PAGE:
Democratic Representation in Crisis: what kinds of theories for what kinds of research, and to what ends?

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democraticrepr.conf.ImageJoint conference by NYU-Florence/NYU Liberal Studies and the Max Weber Programme, EUI

April 9 & 10 2013:

Tuesday 9 (Villa la Pietra (NYU) and Wednesday 10 (Villa la Fonte (MWP)

Organizers: Simon Jackson, MWP/EUI and Brendan Hogan NYU-Florence

Voter ID laws and a creaking Electoral College in the United States, street protests against a democratic deficit in Brussels, Rome and Athens, increasingly noisy praise for authoritarian capitalism in Singapore and Beijing – the contemporary political world is confronted with the nature and limits of democratic representation. The La Pietra Dialogues at NYU-Florence have regularly probed these issues of late, with distinguished scholars leading sessions on dissent, the euro crisis and the US elections. The Max Weber Programme at the EUI, meanwhile, is home to post-doctoral scholars across four disciplines and from around the globe. Their research this year is concerned with judicial independence, migrant labor rights, trans-national social movements and constitutional law, to name just a few areas that bear on the question of democratic representation.

This multi-disciplinary conference, co-sponsored by the La Pietra Dialogues and the Max Weber Programme, brings together invited senior scholars, Max Weber Fellows and the NYU-Florence community, in a joint La Pietra Dialogues-Max Weber Programme conversation. The two-day conference will focus on how political and philosophical theories of democratic representation inform empirical social scientific research. For example, what can recent theories of global justice and democracy offer a political-scientist who researches Internet campaign fund-raising? What is a reasonable minimum condition for a government to be classified as ‘democratic’ or ‘representative’ of its citizens, and how can the social sciences help to answer this question with respect to any given state? Finally, how do such debates fit into contemporary political situations and scholarly practice?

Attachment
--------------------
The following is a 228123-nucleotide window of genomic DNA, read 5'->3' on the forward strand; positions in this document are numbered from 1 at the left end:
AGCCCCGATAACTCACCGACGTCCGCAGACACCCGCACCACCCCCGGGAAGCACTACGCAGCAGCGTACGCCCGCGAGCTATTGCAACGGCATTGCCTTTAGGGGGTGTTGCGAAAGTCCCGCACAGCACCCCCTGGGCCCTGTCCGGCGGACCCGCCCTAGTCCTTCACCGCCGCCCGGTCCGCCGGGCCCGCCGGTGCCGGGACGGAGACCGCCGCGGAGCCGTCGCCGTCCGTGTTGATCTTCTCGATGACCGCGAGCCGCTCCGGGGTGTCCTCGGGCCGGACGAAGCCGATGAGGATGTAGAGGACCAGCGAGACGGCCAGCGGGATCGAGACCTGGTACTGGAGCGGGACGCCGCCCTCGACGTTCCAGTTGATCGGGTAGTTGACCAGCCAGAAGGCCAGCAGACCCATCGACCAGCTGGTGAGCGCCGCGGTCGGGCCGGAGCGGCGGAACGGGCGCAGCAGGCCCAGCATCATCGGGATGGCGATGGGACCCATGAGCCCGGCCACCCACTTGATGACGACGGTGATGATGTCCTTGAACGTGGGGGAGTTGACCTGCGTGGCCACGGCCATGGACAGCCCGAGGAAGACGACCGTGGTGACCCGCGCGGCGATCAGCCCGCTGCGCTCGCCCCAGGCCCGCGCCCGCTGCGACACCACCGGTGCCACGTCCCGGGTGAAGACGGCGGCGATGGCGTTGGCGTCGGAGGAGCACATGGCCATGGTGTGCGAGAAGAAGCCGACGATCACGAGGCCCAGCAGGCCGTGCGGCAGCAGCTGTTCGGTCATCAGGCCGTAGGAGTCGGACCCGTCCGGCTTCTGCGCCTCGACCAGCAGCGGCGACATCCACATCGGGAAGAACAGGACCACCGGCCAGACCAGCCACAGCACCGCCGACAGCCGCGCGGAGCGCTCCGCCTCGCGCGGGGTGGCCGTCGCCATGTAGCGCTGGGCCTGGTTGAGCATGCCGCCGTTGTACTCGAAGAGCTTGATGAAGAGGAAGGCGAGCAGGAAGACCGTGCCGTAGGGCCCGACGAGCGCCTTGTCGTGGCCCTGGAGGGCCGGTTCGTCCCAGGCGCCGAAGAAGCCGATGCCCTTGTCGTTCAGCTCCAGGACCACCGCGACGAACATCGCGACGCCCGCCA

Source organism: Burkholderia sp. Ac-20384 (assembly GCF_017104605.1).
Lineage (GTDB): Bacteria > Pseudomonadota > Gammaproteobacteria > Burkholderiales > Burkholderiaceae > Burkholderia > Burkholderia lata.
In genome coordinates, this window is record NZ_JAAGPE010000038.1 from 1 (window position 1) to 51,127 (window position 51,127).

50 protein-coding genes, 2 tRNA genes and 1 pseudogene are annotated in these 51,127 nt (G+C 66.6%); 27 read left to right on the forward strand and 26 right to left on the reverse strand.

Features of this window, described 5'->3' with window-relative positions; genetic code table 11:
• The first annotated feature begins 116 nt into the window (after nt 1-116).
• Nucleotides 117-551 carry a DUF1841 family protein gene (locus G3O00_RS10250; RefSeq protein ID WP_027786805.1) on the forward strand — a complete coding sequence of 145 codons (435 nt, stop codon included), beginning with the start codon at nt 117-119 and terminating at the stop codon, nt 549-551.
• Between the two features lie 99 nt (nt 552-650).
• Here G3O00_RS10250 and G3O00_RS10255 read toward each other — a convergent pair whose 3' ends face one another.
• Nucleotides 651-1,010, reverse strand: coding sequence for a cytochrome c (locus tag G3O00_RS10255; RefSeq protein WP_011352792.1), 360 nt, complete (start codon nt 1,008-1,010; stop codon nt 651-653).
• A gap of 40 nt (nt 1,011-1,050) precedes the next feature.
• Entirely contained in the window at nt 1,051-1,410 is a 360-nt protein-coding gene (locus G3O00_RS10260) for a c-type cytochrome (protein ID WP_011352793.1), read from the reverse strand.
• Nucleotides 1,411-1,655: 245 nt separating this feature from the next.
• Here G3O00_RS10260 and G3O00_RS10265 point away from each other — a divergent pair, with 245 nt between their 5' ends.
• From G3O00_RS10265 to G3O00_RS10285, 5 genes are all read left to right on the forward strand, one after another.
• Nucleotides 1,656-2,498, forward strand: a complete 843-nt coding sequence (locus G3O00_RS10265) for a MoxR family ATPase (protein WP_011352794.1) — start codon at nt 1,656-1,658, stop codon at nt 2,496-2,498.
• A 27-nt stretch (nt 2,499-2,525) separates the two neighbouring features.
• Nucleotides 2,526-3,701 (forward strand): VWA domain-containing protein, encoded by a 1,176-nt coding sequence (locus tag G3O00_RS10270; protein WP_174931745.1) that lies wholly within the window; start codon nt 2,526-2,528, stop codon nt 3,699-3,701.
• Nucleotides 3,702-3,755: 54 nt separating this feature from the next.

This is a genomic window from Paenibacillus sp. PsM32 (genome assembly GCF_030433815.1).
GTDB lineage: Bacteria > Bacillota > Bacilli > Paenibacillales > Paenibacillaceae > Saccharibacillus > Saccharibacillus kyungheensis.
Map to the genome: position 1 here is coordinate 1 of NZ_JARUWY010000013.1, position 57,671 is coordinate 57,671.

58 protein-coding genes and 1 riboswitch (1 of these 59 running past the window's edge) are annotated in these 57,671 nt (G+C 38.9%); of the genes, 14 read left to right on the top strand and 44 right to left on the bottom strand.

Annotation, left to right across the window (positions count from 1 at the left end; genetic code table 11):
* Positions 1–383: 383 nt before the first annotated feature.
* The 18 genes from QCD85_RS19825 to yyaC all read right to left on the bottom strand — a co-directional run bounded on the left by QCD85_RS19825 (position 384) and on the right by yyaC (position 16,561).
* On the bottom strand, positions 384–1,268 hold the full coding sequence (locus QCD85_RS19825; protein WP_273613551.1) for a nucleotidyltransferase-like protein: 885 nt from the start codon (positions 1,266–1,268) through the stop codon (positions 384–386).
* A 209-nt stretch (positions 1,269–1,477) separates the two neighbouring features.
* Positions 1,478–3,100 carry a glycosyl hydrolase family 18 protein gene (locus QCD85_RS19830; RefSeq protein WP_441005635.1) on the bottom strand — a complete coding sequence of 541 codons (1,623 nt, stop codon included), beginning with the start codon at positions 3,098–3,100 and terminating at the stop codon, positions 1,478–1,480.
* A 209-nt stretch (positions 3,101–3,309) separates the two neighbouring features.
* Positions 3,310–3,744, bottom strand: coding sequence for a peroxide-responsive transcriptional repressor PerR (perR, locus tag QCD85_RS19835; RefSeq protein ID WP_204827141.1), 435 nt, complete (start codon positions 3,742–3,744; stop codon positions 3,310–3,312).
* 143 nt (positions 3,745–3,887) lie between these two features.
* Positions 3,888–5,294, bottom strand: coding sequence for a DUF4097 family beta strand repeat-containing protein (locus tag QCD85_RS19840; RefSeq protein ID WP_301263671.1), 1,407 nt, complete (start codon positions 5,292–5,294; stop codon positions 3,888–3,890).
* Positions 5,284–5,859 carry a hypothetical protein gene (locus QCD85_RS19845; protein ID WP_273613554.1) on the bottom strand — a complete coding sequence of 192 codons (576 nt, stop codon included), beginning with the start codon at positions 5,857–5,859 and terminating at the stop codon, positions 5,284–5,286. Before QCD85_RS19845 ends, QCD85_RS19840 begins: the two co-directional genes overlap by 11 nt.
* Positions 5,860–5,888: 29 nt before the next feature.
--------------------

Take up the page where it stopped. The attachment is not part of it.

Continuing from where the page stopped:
These and other questions will be addressed in a two-day conference comprising six panels in total and held at Villa La Pietra and Villa La Fonte. In each panel, a senior invited guest and a Max Weber Fellow will give papers that enter into theoretical-empirical dialogue on a specific aspect of our broader rubric.

Conference webpage and Programme